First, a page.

Investment bank fined £61.6m for $444billion "fat finger" market crash

Investment bank Citigroup has been fined £61.6million by City regulators after one of its traders accidentally hit sell on $444billion (£348.9million) of shares instead of £45.6million.

The Financial Conduct Authority said that an experienced trader at Citi made an inputting error when making trades that “coincided with a material short-term drop” in some European markets. In the City, erroneous or accidental sales like this are referred to as “fat finger” trades.

Although Citi’s controls managed to block £255billion of shares from being sold, the rest were sent to a trading algorithm to sell over the course of the day. Over £1billion of shares were sold before the trader could cancel the order.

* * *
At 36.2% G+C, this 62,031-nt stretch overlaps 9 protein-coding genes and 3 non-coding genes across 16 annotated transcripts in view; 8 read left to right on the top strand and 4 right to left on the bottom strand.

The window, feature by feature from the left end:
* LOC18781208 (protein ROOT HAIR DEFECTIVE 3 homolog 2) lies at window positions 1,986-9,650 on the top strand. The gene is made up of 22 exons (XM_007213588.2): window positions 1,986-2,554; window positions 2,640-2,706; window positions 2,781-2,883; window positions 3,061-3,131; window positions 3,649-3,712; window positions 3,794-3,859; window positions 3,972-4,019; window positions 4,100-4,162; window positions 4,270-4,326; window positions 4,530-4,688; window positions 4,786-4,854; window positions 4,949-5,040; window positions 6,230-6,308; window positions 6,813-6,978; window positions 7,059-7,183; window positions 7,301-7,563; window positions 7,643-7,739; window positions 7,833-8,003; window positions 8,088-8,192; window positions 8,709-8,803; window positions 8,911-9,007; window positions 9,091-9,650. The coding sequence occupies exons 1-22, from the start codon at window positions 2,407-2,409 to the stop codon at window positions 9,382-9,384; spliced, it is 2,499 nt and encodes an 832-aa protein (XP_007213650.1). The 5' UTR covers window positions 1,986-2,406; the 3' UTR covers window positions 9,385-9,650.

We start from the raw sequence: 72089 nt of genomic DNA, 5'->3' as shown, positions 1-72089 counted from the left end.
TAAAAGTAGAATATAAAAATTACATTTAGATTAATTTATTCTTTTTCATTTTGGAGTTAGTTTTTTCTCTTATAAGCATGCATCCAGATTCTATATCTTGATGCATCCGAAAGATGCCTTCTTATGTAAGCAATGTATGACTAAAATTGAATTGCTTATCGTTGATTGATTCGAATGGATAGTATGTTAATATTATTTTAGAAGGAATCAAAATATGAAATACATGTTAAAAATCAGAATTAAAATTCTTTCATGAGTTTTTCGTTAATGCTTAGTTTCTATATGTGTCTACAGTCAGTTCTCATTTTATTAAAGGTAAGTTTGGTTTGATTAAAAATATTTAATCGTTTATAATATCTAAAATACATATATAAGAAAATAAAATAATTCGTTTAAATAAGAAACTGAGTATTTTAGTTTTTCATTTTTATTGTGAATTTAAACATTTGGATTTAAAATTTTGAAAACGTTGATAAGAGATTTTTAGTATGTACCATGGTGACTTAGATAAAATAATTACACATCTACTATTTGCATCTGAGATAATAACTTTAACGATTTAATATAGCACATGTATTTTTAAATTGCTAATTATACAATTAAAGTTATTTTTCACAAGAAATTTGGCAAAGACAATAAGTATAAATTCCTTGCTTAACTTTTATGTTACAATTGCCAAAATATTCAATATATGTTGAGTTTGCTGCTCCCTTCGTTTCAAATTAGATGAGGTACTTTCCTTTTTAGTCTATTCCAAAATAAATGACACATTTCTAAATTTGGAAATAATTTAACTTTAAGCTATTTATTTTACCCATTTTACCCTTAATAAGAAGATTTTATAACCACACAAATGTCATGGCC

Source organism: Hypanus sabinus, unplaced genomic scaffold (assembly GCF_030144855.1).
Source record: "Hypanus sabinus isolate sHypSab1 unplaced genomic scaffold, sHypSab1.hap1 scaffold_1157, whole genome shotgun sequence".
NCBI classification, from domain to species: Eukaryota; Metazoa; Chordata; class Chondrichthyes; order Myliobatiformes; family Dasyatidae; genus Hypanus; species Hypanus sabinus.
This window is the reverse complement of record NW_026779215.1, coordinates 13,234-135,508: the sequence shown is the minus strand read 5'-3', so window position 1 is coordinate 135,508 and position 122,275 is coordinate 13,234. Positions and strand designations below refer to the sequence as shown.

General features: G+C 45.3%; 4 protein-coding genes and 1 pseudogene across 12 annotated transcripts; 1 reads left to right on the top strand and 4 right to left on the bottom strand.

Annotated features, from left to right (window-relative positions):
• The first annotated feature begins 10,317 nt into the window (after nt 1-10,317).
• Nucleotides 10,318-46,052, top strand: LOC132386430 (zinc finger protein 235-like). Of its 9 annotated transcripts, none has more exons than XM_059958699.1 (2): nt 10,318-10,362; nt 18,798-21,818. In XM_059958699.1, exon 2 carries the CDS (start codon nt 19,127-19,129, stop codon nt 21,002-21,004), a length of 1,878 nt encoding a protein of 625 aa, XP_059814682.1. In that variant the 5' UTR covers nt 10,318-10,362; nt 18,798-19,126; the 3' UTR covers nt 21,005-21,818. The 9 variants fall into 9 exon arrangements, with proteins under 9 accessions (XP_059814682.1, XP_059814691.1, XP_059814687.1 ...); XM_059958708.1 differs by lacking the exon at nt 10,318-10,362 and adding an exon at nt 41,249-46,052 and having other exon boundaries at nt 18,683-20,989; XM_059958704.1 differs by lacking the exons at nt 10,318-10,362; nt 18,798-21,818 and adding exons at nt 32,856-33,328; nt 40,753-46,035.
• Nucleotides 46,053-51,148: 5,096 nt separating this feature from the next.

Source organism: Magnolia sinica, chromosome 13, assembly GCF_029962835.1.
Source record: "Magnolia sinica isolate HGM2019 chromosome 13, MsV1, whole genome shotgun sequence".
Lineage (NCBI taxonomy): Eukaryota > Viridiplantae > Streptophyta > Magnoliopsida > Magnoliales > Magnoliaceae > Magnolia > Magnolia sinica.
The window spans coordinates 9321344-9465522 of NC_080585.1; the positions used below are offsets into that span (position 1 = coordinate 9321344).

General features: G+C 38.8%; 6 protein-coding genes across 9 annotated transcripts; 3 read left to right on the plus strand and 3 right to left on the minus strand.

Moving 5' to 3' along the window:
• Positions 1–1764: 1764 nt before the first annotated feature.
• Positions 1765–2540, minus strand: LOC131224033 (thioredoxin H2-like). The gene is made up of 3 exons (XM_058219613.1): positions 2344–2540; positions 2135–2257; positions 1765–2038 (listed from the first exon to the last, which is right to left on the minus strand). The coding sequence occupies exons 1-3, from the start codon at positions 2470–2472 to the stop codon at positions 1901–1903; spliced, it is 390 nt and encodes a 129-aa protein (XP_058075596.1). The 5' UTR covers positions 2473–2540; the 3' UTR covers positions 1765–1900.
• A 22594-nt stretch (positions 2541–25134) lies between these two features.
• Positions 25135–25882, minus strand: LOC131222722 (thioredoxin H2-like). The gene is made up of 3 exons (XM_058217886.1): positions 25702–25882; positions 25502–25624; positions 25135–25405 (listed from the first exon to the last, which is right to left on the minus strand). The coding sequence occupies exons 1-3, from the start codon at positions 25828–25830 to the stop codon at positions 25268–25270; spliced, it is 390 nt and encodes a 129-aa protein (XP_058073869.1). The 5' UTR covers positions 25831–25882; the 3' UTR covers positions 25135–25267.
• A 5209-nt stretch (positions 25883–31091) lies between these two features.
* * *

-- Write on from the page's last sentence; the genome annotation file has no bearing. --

The FCA and the Bank of England described parts of Citi’s controls were “absent or deficient” and noted that there were no hard blocks to prevent such large, erroneous trades from being executed in the first place.

They also said that due to due to its poorly designed systems, Citi’s trader was able to override a pop-alert and that its real time monitoring was “ineffective”.

As a result, the FCA hit Citi with a £27.8million fine, while the Bank of England imposed a £33.9million penalty.

Sam Woods, deputy governor for prudential regulation at the Bank, said: “Firms involved in trading must have effective controls in place in order to manage the risks involved. Citi failed to meet the standards we expect in this area.”

Citi’s fines would have been 30% higher had it not co-operated and agreed to settle with the Bank and FCA.



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